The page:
Wednesday, April 11, 2012

Technical work in a marine Pilotage job

Continuation from the previous blog on the same subject

The one big-policy execution responsibility on a pilot is that of Under Keel Clearance. UKC, as it is called in the maritime world, is the avaible depth below the keel of a ship, upto the bottom of the sea. This is a tight choice because the lesser the depth the greater is the cargo carriage but also is the increased risk of damage to full ship, its crew and the cargo. In port areas where the water is already congested, it also means a loss in revenue if any accident or agrounding happens in the narrow channel where such an accident can block the passage of other ships. A pilot is charged with the compliance of the UKC which the port regulations stipulate for all the ships which come inside the port limits. This UKC clearance as a policy matter is generally kept as 10percent of the draft of the ship. But to work out this "10%" , pilot should have good knowledge of the depth of entire channel. Depth of waters made available through the navigational charts as a technical procedure is called Chart Datum, to which the tidal rise of water is yet to be added.
  The Chart Datum information is calculated through a complex mathematical and geo-physics theories and under the Office of the Real Admiral of Indian Navy, located in Dehradun. The office in general parlance is called the Hydrographic Office. This data is vital, and done in every country, for use by its merchant ships, navies, sub marines, and other water installations.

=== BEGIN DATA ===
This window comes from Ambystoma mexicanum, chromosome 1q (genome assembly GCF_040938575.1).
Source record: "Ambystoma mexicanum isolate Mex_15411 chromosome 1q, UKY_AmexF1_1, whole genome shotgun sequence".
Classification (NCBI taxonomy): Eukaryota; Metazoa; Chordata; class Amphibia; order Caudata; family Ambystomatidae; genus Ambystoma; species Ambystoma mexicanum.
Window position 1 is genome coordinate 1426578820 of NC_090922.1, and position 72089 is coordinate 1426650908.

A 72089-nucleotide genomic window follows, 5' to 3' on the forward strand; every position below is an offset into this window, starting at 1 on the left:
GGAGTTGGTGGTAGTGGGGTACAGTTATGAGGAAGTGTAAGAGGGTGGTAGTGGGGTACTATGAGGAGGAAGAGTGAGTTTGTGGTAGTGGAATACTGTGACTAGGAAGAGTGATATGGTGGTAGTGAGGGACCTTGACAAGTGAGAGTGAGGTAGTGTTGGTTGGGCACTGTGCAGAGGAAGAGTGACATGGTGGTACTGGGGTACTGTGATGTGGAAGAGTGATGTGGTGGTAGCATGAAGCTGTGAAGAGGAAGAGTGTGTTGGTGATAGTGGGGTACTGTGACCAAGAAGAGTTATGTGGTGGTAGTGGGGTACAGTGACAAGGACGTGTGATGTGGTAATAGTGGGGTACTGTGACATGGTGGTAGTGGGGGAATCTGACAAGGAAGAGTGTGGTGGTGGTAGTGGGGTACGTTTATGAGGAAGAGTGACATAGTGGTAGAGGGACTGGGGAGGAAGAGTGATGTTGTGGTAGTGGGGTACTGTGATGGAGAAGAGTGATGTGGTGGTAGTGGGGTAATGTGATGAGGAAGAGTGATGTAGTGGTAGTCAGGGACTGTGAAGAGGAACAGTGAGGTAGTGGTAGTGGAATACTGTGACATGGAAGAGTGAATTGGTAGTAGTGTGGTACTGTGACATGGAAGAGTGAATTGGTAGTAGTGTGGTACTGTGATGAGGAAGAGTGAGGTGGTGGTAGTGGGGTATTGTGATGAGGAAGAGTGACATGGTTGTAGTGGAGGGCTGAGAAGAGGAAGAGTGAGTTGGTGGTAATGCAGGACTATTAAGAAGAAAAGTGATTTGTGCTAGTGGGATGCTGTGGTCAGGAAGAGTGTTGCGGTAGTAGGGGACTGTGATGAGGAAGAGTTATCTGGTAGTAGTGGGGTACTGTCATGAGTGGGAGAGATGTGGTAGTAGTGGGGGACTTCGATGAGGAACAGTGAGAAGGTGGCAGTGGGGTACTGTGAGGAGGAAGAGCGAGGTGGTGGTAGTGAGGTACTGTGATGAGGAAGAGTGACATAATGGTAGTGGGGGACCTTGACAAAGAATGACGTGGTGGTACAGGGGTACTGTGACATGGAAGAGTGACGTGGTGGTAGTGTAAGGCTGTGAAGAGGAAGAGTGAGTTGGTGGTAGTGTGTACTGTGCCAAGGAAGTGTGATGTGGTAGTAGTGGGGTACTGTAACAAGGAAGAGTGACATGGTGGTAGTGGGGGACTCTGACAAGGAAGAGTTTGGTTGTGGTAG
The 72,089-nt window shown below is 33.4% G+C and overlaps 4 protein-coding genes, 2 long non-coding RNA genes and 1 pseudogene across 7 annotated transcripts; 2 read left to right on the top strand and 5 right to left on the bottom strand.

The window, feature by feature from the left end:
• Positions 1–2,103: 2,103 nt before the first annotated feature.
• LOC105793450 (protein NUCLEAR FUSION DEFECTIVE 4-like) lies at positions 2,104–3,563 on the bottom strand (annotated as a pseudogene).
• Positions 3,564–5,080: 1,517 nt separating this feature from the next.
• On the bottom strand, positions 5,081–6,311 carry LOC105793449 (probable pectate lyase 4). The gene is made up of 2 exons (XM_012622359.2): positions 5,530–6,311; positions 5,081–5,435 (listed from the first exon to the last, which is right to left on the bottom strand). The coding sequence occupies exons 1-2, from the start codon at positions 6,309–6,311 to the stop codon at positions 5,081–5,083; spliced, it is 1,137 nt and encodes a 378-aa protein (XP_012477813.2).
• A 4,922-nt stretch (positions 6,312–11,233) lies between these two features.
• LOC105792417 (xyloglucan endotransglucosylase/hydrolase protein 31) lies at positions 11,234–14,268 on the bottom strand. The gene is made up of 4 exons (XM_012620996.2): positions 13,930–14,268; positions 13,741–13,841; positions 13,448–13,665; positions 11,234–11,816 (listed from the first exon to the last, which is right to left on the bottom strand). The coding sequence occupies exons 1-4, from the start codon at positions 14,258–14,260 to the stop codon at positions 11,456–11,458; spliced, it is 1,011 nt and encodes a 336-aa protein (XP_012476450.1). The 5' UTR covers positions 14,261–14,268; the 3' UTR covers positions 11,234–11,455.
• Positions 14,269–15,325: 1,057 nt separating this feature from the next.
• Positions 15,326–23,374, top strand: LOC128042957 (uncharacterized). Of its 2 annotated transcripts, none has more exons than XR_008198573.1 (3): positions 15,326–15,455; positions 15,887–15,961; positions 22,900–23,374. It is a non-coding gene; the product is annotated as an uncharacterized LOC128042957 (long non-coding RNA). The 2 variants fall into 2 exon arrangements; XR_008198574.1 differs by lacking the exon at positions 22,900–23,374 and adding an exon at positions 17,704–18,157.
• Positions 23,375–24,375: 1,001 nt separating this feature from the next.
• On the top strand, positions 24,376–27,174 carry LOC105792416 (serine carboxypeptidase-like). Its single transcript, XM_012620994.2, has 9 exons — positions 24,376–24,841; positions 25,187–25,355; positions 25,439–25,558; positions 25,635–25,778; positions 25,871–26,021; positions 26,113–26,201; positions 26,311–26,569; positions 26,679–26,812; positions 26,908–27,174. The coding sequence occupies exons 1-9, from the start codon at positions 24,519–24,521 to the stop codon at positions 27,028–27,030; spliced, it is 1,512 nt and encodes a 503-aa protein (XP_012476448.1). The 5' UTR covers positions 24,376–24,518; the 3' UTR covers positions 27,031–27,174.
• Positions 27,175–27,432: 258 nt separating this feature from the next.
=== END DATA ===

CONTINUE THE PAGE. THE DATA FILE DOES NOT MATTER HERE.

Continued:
In all this mathematics, a pilot needs to work out with 'precise approximation', "the height of tide". In tide tables (also produced from the Hydrographic office for the full calender year) this information is provided only for the maximum levels, that is, high tide and low tide for every calendar day. The in-between hourly work is expected to be done by the pilot, which further is a matter of practise of some routine mathematics. This calculations can however be easily programmed on a computer. However the catch is that it all still remains approximate, giving room to pilots to choose to some degree his own 'safety margin'. Thus if he makes a personal choice to increase the safety margin, he can refuse the entry to a ship of deeper draft. However another pilot who is ready to take the 'risk' by decreasing the safety margin, may accept to bring that same ship inside the harbour. That is the degree of risk a pilot has choice to work. This gives a pilot a little control over the commercial aspects and a little discretion to happen.
It is possible to argue out through a mathematics logics the discretions exercised by a pilot, but that is not done as a traditional practise for letting the business happen. This, with the just observation of the fact that "in nature's work, man can only be 'approximate' and never 'accurate' ,"-- this fact comes to a Pilot's rescue on why some discretions should be allowed to rest with him. In court, it can always be argue about-- to whom to hold responsible if an agrounding still happens after due compliance with all the mathematical logic in the UKC policy. Contrary, freedom can be granted to a person to take slight risk should he take it that an accident is not likely to happen even if the calculated safety margin as per the organisation's policy is less. Business is sometimes about taking risk.